NSA emphasises urgent need for UK Food Strategy amidst global food crisis
23rd May 2022
The National Sheep Association (NSA) is urgently calling for the release of the Government’s long awaited UK Food Strategy following the UN’s warning of an imminent global food crisis due to the ongoing conflict in Ukraine.
Following a UN meeting last week, the Director-General of the Food and Agriculture Organisation called for a ‘transformation’ of agriculture to make it more resilient to shocks, highlighting that according to the Global Report on Food Crises, 193 million people were acutely food insecure and in need of urgent assistance across 53 countries.
NSA Chief Executive, Phil Stocker says: “We are fortunate in the UK that our farming practices are leading the world in climate friendly, high quality production. We have access to advanced technology, precision equipment and extensive access to improved genetics key to tackling a looming food crisis. Sheep farming is a sector that is delivering for rural communities, production and the environment, often through challenging circumstances in part because of its low reliance on inputs and also because of our diverse range of market opportunities.”
Together Russia and Ukraine produce 30% of the global wheat supply, with Ukraine in particular being seen as the world’s breadbasket. The recent conflict has cut off supplies from Ukraine's ports, which once exported vast amounts of cooking oil as well as cereals such as maize and wheat, causing a reduction in the global supply and a soar in the price of alternatives. According to the UN, global food prices are almost 30% higher than at the same time last year.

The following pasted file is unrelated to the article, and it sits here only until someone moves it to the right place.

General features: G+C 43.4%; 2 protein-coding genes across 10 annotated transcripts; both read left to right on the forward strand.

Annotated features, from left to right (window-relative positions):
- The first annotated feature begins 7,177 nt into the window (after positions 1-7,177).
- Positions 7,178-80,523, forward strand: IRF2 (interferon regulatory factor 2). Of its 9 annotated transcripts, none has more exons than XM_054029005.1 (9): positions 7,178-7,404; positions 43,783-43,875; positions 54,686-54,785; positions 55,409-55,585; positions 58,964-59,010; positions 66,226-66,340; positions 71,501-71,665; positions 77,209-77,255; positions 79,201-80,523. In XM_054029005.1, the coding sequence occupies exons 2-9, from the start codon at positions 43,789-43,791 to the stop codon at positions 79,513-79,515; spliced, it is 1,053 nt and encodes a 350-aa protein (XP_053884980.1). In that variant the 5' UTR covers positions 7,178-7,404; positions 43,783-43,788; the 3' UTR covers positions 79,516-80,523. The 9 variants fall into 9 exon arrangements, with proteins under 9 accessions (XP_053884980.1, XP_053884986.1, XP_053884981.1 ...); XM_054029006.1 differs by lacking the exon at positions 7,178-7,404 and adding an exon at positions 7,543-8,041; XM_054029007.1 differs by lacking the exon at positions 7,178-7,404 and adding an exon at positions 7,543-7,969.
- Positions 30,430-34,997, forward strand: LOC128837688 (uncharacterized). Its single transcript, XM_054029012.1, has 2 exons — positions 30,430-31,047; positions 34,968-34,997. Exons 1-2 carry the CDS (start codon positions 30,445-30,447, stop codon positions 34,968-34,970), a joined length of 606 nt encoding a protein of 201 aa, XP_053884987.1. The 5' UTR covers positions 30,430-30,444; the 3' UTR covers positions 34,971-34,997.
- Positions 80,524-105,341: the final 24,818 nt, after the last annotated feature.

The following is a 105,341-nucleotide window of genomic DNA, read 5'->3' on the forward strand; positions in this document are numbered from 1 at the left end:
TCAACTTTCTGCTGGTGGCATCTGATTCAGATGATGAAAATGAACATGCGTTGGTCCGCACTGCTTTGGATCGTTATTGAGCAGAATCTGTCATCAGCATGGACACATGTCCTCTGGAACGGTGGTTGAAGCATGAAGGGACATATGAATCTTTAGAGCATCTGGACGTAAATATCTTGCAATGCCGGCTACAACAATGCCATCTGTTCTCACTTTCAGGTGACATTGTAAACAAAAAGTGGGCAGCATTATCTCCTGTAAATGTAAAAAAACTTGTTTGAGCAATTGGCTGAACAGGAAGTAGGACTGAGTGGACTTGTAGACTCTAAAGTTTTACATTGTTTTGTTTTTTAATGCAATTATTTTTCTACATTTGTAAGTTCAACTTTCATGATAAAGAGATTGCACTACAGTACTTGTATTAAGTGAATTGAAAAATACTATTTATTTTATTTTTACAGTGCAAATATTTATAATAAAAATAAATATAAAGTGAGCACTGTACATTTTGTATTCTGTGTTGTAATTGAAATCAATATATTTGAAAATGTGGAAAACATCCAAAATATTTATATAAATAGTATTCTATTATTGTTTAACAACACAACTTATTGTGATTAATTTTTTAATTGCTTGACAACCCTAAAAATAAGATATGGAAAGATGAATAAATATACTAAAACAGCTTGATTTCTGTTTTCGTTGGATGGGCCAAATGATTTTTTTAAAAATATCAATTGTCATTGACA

The UN Director-General has said there needs to be a "transformation of agrifood systems to be more efficient, inclusive, resilient and sustainable." Noting that we ‘must scale up emergency agricultural assistance. Currently, only 8% of all food security funding in emergencies goes to assist agricultural production,” emphasising that investing in agriculture and rural livelihoods was strategic, and seven to 10 times more cost-effective than traditional assistance.
Mr Stocker highlights: “There is still a lack of vision from the UK Government when it comes to food security and feeding the country. Many of the future farming schemes under development could help lead us to a better and more resilient and sustainable food sector – but there is still an absence of the vision, and a strategy, to deliver truly integrated ambitions for food, climate, nature, natural resources, and ethically sound food farming and land management. Investment in our own food supply chain, infrastructure and the next generation will be absolutely key in ensuring the UK can continue to feed itself in an increasingly volatile political landscape.”